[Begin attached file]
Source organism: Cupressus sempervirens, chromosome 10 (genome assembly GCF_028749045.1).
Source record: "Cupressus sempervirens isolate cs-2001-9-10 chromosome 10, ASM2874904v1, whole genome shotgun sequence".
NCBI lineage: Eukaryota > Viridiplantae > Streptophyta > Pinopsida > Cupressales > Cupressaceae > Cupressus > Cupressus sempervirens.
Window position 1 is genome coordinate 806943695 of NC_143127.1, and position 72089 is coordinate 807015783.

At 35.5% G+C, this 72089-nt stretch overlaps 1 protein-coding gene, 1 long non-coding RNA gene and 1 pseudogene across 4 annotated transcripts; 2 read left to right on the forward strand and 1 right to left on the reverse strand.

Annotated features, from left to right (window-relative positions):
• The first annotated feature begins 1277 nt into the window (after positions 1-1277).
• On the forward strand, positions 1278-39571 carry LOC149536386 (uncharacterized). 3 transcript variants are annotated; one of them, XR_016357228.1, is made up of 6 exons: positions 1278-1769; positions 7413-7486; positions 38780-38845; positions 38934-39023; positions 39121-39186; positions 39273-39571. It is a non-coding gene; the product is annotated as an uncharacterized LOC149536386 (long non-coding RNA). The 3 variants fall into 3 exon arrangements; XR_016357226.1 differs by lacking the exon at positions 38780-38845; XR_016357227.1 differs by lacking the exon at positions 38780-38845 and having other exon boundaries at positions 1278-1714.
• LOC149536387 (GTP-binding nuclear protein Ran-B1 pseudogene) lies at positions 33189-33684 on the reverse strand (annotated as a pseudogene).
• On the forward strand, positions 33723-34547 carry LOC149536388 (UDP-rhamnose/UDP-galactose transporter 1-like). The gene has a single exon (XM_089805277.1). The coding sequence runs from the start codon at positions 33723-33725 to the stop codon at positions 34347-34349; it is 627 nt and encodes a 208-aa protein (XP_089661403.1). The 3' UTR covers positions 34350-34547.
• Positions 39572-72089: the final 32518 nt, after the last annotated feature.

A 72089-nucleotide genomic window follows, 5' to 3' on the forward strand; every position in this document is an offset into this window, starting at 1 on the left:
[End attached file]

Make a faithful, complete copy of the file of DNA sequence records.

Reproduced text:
Source organism: Cupressus sempervirens, chromosome 10 (genome assembly GCF_028749045.1).
Source record: "Cupressus sempervirens isolate cs-2001-9-10 chromosome 10, ASM2874904v1, whole genome shotgun sequence".
NCBI lineage: Eukaryota > Viridiplantae > Streptophyta > Pinopsida > Cupressales > Cupressaceae > Cupressus > Cupressus sempervirens.
Window position 1 is genome coordinate 806943695 of NC_143127.1, and position 72089 is coordinate 807015783.

At 35.5% G+C, this 72089-nt stretch overlaps 1 protein-coding gene, 1 long non-coding RNA gene and 1 pseudogene across 4 annotated transcripts; 2 read left to right on the forward strand and 1 right to left on the reverse strand.

Annotated features, from left to right (window-relative positions):
• The first annotated feature begins 1277 nt into the window (after positions 1-1277).
• On the forward strand, positions 1278-39571 carry LOC149536386 (uncharacterized). 3 transcript variants are annotated; one of them, XR_016357228.1, is made up of 6 exons: positions 1278-1769; positions 7413-7486; positions 38780-38845; positions 38934-39023; positions 39121-39186; positions 39273-39571. It is a non-coding gene; the product is annotated as an uncharacterized LOC149536386 (long non-coding RNA). The 3 variants fall into 3 exon arrangements; XR_016357226.1 differs by lacking the exon at positions 38780-38845; XR_016357227.1 differs by lacking the exon at positions 38780-38845 and having other exon boundaries at positions 1278-1714.
• LOC149536387 (GTP-binding nuclear protein Ran-B1 pseudogene) lies at positions 33189-33684 on the reverse strand (annotated as a pseudogene).
• On the forward strand, positions 33723-34547 carry LOC149536388 (UDP-rhamnose/UDP-galactose transporter 1-like). The gene has a single exon (XM_089805277.1). The coding sequence runs from the start codon at positions 33723-33725 to the stop codon at positions 34347-34349; it is 627 nt and encodes a 208-aa protein (XP_089661403.1). The 3' UTR covers positions 34350-34547.
• Positions 39572-72089: the final 32518 nt, after the last annotated feature.

A 72089-nucleotide genomic window follows, 5' to 3' on the forward strand; every position in this document is an offset into this window, starting at 1 on the left: